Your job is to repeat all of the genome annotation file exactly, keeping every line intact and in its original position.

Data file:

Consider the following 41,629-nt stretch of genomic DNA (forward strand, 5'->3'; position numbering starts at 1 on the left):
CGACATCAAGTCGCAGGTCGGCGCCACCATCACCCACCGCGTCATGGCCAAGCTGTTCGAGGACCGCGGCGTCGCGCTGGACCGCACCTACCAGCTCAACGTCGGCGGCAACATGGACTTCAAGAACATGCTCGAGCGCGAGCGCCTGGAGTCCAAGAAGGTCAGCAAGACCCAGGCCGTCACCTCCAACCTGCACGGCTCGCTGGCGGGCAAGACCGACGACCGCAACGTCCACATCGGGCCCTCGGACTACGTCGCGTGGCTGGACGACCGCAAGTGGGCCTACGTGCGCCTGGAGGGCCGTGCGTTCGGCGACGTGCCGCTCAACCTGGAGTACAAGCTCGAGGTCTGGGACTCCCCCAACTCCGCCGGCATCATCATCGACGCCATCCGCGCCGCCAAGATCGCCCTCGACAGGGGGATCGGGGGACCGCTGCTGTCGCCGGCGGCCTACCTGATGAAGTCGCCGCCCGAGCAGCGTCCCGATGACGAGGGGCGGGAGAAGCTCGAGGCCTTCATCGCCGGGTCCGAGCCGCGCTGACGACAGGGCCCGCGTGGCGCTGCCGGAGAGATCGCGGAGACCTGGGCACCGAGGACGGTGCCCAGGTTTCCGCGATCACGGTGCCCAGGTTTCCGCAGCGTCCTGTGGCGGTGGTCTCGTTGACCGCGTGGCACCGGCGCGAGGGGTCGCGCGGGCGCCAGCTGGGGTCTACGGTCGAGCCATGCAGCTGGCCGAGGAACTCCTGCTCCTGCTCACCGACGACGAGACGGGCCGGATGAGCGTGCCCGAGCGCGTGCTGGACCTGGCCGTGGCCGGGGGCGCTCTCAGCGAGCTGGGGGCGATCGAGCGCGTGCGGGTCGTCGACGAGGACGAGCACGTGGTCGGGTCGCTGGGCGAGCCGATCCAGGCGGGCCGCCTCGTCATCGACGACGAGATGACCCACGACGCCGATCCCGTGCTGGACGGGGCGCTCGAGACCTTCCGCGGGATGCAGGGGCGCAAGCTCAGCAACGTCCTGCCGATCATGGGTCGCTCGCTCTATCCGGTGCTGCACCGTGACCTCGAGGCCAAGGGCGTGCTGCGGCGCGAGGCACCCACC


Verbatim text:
Consider the following 41,629-nt stretch of genomic DNA (forward strand, 5'->3'; position numbering starts at 1 on the left):
CGACATCAAGTCGCAGGTCGGCGCCACCATCACCCACCGCGTCATGGCCAAGCTGTTCGAGGACCGCGGCGTCGCGCTGGACCGCACCTACCAGCTCAACGTCGGCGGCAACATGGACTTCAAGAACATGCTCGAGCGCGAGCGCCTGGAGTCCAAGAAGGTCAGCAAGACCCAGGCCGTCACCTCCAACCTGCACGGCTCGCTGGCGGGCAAGACCGACGACCGCAACGTCCACATCGGGCCCTCGGACTACGTCGCGTGGCTGGACGACCGCAAGTGGGCCTACGTGCGCCTGGAGGGCCGTGCGTTCGGCGACGTGCCGCTCAACCTGGAGTACAAGCTCGAGGTCTGGGACTCCCCCAACTCCGCCGGCATCATCATCGACGCCATCCGCGCCGCCAAGATCGCCCTCGACAGGGGGATCGGGGGACCGCTGCTGTCGCCGGCGGCCTACCTGATGAAGTCGCCGCCCGAGCAGCGTCCCGATGACGAGGGGCGGGAGAAGCTCGAGGCCTTCATCGCCGGGTCCGAGCCGCGCTGACGACAGGGCCCGCGTGGCGCTGCCGGAGAGATCGCGGAGACCTGGGCACCGAGGACGGTGCCCAGGTTTCCGCGATCACGGTGCCCAGGTTTCCGCAGCGTCCTGTGGCGGTGGTCTCGTTGACCGCGTGGCACCGGCGCGAGGGGTCGCGCGGGCGCCAGCTGGGGTCTACGGTCGAGCCATGCAGCTGGCCGAGGAACTCCTGCTCCTGCTCACCGACGACGAGACGGGCCGGATGAGCGTGCCCGAGCGCGTGCTGGACCTGGCCGTGGCCGGGGGCGCTCTCAGCGAGCTGGGGGCGATCGAGCGCGTGCGGGTCGTCGACGAGGACGAGCACGTGGTCGGGTCGCTGGGCGAGCCGATCCAGGCGGGCCGCCTCGTCATCGACGACGAGATGACCCACGACGCCGATCCCGTGCTGGACGGGGCGCTCGAGACCTTCCGCGGGATGCAGGGGCGCAAGCTCAGCAACGTCCTGCCGATCATGGGTCGCTCGCTCTATCCGGTGCTGCACCGTGACCTCGAGGCCAAGGGCGTGCTGCGGCGCGAGGCACCCACC